• Counts 1 to 5: Evasion of Assessment of Income Tax Liability
  • Count 6: False Statements to a Bank
  • Count 7: Causing an Unlawful Corporate Contribution
  • Count 8: Excessive Campaign Contribution

In a plea deal, he said that "in coordination and at the direction of a candidate for federal office" he kept information that would have been harmful to the candidate and the campaign from becoming public.

A sentencing date is set for December.

Watch more:

4:13 p.m. ET, August 21, 2018

Michael Cohen is in the courtroom

From CNN's Erica Orden

Michael Cohen entered the courtroom in Manhattan federal court minutes after 4 p.m. ET, wearing a dark suit, white shirt and gold tie. He smiled and nodded at several reporters in attendance to cover the proceedings.

Cohen’s attorney Guy Petrillo entered moments after his client.

Also in court to observe Cohen’s guilty plea were Deputy US Attorney Robert Khuzami and the US Attorney’s office’s chief of the public corruption unit.

4:08 p.m. ET, August 21, 2018

Cohen once served as the Republican National Committee's deputy finance chairman

From CNN's Rebecca Berg and Dana Bash

Michael Cohen, President Trump's former personal attorney, had served as deputy finance chairman for the Republican National Committee.

But he resigned this year due to ongoing probes into his business dealings, including a hush money payment he made before the election on Trump's behalf to porn actress Stormy Daniels.

"This important role requires the full time attention and dedication of each member," Cohen wrote in an email to RNC chairwoman Ronna McDaniel. "Given the ongoing Mueller and (Southern District of New York) investigations, that simply is impossible for me to do."

Why this matters: Cohen is expected to plead guilty today in New York to multiple counts of campaign finance violations, tax fraud and bank fraud as part of a plea deal, according to three sources.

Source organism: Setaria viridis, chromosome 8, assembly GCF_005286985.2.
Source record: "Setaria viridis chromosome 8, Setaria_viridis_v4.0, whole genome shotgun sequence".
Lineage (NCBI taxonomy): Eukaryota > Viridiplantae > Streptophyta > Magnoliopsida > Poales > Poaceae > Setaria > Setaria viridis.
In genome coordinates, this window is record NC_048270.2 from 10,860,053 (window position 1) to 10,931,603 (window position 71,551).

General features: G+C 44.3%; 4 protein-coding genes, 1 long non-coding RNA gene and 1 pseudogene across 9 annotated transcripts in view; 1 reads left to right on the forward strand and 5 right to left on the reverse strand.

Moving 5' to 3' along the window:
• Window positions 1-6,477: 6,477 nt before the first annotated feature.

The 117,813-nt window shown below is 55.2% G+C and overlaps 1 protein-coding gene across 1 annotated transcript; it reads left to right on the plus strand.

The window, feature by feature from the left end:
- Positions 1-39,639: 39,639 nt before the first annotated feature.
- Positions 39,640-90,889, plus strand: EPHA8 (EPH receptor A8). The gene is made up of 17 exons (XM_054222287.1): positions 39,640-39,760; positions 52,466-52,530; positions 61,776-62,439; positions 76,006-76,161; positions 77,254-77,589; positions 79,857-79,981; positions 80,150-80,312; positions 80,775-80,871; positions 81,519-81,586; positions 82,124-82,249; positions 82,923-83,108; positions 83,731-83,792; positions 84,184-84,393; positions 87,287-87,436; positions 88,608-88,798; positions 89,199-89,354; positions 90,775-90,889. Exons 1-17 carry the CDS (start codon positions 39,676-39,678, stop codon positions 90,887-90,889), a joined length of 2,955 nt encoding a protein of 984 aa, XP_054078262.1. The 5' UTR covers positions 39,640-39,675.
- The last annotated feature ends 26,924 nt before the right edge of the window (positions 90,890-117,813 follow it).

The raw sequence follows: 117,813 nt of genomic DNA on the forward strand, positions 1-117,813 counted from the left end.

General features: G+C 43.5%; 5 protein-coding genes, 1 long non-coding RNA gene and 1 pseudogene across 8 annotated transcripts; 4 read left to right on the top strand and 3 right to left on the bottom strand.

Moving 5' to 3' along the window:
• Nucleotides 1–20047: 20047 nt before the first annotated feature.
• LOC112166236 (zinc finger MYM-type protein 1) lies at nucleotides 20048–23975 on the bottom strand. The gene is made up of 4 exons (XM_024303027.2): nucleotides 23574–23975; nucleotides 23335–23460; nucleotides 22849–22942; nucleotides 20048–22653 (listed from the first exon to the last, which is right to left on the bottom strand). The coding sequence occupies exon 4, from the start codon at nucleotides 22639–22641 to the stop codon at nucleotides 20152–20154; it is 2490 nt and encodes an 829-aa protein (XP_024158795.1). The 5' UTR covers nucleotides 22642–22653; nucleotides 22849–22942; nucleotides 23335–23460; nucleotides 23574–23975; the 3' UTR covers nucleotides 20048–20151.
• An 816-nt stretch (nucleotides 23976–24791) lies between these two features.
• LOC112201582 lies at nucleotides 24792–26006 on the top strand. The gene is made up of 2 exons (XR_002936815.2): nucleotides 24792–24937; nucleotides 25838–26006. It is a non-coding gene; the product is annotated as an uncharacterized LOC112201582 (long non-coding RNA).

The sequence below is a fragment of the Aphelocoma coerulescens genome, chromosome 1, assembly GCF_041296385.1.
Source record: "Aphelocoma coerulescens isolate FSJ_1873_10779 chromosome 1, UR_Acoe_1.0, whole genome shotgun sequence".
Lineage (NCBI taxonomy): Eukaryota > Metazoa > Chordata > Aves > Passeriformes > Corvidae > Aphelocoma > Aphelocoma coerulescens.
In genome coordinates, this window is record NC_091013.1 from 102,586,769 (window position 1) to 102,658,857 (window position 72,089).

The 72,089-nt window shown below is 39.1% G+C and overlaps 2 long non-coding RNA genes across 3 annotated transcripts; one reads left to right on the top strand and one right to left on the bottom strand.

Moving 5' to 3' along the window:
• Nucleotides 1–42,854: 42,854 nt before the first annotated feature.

Prosecutors have yet to release details about the charges.

3:52 p.m. ET, August 21, 2018

The IRS had to sign off on today's plea deal

From CNN's Laura Jarrett

The Justice Department's Tax Division and the IRS had to approve the deal because it is tax-related, a source familiar with the matter told CNN.

Deputy Attorney General Rod Rosenstein’s office, as well as the Justice Department's Public Integrity Section and Criminal Division, were also consulted on the charges in the Michael Cohen case, the source confirmed.

But the timing of the plea came down to negotiations between prosecutors at the US attorney’s office in New York and Michael Cohen’s attorneys.

3:35 p.m. ET, August 21, 2018

Why Cohen's plea deal could be a significant blow for Trump

From CNN's Kara Scannell, Shimon Prokupecz, Laura Jarrett and Erica Orden

Michael Cohen was part of President Trump's inner circle for more than a decade, working as his personal attorney at the Trump Organization and continuing to advise the President after the election.

Cohen once said he would take a bullet for Trump, but the relationship between the two men has frayed since an FBI raid in April of Cohen's office, hotel room and home.

Trump has distanced himself from Cohen, who has told friends he has felt isolated, according to the friends. Last month, Cohen told ABC News his loyalty is to his family and country first, not the President.

Why it matters: As part of a plea deal under discussion earlier Tuesday, Cohen was not expected to cooperate with the government, one source told CNN. However, by pleading guilty both Cohen and prosecutors would avoid the spectacle and uncertainty of a trial.

The Cohen investigation was referred to the Southern District of New York by special counsel Robert Mueller. If the plea deal does not include cooperation by Cohen, then it is unclear if he would follow through on his previous assertion to friends, according to sources, that he is willing to talk to Mueller.